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“It’s about Northwestern being held accountable for human rights violations,” insisted a student body leader who successfully lobbied for a resolution calling on his university to divest from Israel. The measure passed shortly after a similar resolution at Stanford University, which condemned Israel for “state repression against Palestinians,” also won approval.

The list of academic groups supporting boycotts, divestment, and sanctions (BDS) against Israel is growing. The UCLA student body backed such a measure, as have several associations of university professors and numerous individual academics, such as Stephen Hawking.

Is this simply an indication of misguided idealism at work on university campuses? It would be tempting to think so, were it not for the glaring intellectual inconsistency behind such efforts: The concern for human rights on college campuses appears to begin and end with the Jewish state. Human rights offenses committed by the world’s worst abusers go largely unnoticed while Israel sits in the dock for its policies, many of which are aimed at protecting the country and its population from the terrorist groups that line nearly all of Israel’s borders.

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Syria has killed nearly 200,000 of its own citizens; the Sudanese government, even more. Saudi Arabia, one of the world’s worst purveyors of radical extremism and hatred, forbids women to vote, drive, or leave the house without a male chaperone. But where are the indignant calls for boycotts? The opprobrium, it seems, is reserved for Israel.

The hypocrisy of “human rights” activists who ignore such atrocities while focusing their ire on the only democracy in the Middle East is overwhelming. We should hardly be astonished, though. The double standard applied to Israel is a core element of the strategy employed by the country’s enemies to alienate the Jewish state and undermine its standing in the international community.

Also lost on BDS proponents is the irony that their enthusiastic embrace of Palestinian nationalism sharply contrasts with their indifference or even opposition to the right of the Jews to a homeland of their own. In fact, a BDS panel at the University of California, Berkeley last fall gave voice to proponents who stated that the goal of BDS is “isolating Zionism” and “bringing down Israel.”


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A 2004 State Department report on anti-Semitism included in its definition of the problem, “Strong anti-Israel sentiment that crosses the line between objective criticism of Israeli policies and anti-Semitism.” The following year the European Union Monitoring Centre on Racism and Xenophobia noted in its working definition of anti-Semitism, “Manifestations could also target the state of Israel, conceived as a Jewish collectivity.”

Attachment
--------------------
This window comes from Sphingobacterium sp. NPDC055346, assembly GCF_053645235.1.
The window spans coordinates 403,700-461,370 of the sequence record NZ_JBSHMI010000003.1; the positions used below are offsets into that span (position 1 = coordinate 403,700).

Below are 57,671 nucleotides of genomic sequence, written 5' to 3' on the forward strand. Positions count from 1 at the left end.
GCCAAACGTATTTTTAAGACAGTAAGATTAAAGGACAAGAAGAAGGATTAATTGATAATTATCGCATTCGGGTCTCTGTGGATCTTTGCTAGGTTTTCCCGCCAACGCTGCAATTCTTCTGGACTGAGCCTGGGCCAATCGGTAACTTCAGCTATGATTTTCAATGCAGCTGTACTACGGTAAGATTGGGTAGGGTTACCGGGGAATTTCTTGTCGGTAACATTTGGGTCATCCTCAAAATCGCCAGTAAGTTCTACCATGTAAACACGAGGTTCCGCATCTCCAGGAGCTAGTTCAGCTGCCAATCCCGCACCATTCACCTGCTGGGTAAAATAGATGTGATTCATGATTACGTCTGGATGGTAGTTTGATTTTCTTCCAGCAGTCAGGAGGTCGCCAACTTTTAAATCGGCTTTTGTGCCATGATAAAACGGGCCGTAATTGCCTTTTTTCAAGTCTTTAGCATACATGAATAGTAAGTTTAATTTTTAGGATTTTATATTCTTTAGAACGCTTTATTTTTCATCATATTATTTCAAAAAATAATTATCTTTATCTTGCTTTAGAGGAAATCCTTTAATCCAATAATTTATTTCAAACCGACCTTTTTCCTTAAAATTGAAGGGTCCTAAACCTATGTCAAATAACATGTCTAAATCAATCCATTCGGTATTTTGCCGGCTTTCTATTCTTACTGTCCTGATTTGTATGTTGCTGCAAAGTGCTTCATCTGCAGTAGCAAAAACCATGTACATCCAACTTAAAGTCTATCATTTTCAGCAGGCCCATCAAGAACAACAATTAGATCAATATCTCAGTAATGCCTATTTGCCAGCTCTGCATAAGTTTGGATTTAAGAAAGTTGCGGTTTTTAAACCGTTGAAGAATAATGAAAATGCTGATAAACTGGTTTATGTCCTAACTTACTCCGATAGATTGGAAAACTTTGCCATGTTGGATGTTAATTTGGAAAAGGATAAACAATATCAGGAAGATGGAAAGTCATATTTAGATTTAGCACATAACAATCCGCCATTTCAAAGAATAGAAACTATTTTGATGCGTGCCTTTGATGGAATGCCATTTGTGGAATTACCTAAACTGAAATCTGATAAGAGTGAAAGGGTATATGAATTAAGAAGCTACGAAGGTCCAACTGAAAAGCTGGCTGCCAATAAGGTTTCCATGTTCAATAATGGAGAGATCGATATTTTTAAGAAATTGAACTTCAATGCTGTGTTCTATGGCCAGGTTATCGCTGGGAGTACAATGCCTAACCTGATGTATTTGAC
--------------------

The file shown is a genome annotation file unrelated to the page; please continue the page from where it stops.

While legitimate policy criticism should never be confused with anti-Semitism, the BDS movement, in singling out the Jewish state for vociferous one-sided condemnation, has morally compromised itself. This became apparent when the student body at the University of California, Davis, recently passed a BDS resolution. Two days later, members of the AEPi fraternity on the UC Davis campus woke to find their house defaced with swastikas.

A new survey by Trinity College and the Louis D. Brandeis Center for Human Rights Under Law has revealed that more than half of students on college campuses, where the BDS movement is on peak display, have witnessed or experienced anti-Semitic harassment or aggression. This comes at a time when anti-Semitism is on the rise around the globe and anti-Israel demonstrations in Europe have erupted into anti-Semitic hatefests.

True defenders of human rights and democratic values should not be surprised at the perilous consequences of anti-Israel hatred. Nor should they be seduced by the false earnestness of the BDS movement, whose moral and intellectual bankruptcy is its true calling card.



Eric Fusfield, Esq. has been the B’nai B’rith International director of legislative affairs since 2003 and the deputy director of the B’nai B’rith International Center for Human Rights and Public Policy since 2007. He has worked in Jewish advocacy since 1998. To view some of his additional content, Click Here.